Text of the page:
New approach to pixels: New research into how substances change colour when switching from crystalline to amorphous states could pave the way for a new class of smart devices. Very thin layers (around 7 nanometers thick) of these 'phase-change' materials are shown to produce clear and stable colour changes, requiring very little power. This approach has potential for use in various applications, such as flexible electronic paper, semi-transparent smart glasses or micro-displays.


Climate refugee fish a problem: The migration of tropical fish as a result of ocean warming poses a serious threat to the temperate areas they invade, because they overgraze on kelp forests and seagrass meadows, according to new research. The harmful impact of tropical fish is most evident in southern Japanese waters and the eastern Mediterranean, where there have been dramatic declines in kelps.

Proceedings of the Royal Society B: Biological Sciences

Grazing could help regenerate native forests: There is increasing interest in establishing indigenous forests on marginal pastoral hill country in New Zealand to improve soil conservation, water quality and indigenous biodiversity. A ten year study of totara seedlings in Northland suggests that grazing assists totara regeneration by keeping pasture cover short, thus increasing light levels near ground level for newly germinated seedlings.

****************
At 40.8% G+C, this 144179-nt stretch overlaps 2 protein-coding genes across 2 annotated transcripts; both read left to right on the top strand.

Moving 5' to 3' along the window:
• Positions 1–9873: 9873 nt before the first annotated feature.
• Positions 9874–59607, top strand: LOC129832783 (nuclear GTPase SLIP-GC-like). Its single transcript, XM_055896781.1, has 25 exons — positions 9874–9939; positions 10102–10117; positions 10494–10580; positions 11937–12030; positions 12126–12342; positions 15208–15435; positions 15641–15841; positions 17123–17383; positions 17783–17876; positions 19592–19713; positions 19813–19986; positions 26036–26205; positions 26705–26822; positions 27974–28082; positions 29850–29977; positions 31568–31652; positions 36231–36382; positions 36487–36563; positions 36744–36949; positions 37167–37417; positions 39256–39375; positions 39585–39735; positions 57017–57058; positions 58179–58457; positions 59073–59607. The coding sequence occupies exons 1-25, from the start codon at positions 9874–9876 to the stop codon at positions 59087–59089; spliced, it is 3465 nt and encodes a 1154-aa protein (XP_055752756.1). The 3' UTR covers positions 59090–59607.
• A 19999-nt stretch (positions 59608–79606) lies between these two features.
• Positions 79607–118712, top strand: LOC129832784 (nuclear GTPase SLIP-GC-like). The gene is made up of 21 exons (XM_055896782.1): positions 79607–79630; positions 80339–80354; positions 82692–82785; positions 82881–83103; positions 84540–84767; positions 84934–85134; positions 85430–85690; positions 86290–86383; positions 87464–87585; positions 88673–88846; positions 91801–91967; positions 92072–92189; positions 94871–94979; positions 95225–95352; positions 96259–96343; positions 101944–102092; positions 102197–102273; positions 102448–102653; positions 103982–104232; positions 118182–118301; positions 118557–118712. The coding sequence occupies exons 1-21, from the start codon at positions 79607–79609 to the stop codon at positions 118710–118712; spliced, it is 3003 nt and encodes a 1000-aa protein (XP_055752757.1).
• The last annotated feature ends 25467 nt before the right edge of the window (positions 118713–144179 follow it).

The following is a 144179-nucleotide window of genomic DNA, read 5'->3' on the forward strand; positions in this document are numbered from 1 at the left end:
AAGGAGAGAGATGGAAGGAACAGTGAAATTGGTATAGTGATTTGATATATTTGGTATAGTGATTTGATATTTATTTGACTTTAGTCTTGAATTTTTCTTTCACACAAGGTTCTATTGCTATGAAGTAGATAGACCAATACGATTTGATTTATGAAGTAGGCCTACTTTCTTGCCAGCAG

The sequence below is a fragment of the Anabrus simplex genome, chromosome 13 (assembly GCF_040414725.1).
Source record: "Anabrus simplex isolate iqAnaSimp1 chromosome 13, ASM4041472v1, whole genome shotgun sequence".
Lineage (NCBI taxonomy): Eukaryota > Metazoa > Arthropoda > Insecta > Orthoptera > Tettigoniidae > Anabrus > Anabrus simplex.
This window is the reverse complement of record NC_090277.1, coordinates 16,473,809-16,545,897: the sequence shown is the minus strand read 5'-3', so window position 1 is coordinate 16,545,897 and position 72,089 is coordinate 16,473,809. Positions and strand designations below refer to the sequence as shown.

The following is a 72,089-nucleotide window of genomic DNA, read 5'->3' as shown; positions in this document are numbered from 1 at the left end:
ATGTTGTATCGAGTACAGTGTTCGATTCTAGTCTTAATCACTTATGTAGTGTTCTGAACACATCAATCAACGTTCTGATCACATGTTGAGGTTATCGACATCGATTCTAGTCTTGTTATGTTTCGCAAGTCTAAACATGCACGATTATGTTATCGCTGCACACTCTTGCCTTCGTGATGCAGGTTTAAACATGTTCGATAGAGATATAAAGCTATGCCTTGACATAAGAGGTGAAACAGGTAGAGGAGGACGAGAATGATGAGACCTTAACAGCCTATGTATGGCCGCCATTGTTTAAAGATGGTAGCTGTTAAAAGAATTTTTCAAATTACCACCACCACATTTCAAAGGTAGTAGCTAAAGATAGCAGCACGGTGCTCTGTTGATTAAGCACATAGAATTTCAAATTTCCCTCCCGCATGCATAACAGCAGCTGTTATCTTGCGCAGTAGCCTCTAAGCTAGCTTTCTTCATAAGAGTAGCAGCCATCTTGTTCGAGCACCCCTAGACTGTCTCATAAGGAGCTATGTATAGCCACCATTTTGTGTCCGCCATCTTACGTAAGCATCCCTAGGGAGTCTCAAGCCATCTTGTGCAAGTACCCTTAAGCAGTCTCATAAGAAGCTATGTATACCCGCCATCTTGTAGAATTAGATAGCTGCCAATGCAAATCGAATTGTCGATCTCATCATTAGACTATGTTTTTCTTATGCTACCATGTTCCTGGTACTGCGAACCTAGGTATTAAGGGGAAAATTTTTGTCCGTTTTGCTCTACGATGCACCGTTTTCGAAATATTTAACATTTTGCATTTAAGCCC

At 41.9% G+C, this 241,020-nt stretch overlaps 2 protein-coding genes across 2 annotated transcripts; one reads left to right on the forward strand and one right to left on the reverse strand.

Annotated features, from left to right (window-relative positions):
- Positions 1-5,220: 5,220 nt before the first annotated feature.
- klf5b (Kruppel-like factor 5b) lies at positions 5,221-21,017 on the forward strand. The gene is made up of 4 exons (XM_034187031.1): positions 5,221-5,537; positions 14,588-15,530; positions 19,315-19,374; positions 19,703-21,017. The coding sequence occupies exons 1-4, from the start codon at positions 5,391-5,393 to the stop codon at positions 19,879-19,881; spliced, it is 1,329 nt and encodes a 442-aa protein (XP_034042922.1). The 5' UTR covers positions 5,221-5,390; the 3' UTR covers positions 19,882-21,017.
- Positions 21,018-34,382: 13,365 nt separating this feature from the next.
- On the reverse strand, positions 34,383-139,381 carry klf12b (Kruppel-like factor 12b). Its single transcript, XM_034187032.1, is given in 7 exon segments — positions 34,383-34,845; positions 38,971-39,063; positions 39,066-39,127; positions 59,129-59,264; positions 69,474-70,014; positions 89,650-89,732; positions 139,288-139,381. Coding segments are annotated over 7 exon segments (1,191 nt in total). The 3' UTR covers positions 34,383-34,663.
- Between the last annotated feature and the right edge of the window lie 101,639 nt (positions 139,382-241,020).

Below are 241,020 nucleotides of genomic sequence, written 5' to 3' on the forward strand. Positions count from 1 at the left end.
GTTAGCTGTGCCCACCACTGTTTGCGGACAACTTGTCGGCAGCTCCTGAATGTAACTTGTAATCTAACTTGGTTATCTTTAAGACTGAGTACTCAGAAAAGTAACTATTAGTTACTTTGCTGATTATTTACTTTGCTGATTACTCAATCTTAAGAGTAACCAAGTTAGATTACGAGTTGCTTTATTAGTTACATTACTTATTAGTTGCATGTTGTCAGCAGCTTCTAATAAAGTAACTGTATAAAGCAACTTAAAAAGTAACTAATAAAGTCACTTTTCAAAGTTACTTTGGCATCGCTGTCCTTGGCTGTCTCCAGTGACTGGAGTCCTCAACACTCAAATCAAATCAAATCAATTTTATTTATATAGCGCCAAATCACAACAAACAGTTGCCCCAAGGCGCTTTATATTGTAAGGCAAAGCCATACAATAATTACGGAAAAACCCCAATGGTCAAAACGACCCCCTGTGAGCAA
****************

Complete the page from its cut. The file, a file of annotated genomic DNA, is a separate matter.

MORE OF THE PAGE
New Zealand Journal of Forestry Science

Neonicotinoids linked to bird decline: Dutch researchers haveidentified a correlation between declines in farmland bird populations and use of neonicotinoid pesticides. The analysis indicates that pesticide use may reduce the amount of insect prey available to birds and suggests that neonicotinoids pose an even greater risk to wildlife than anticipated previously. Images available.


Upcoming sci-tech events

For these and more upcoming events, and more details about them, visit the SMC's Events Calendar.

Where does science end and art begin? Public lecture from Lord Robert Winston - 14 July, Wellington.

The Demise of New Zealand's Freshwaters: Politics and Science - RSNZ 2014 Charles Fleming Lecture with Dr Mike Joy - 15 July, Palmerston North; 17 July, Napier.

Chasing equity: Our Women and Children are dying - University of Otago Winter Lecture with Dr Beverly Lawton - 16 July, Wellington; 17 July, Auckland.

© Scoop Media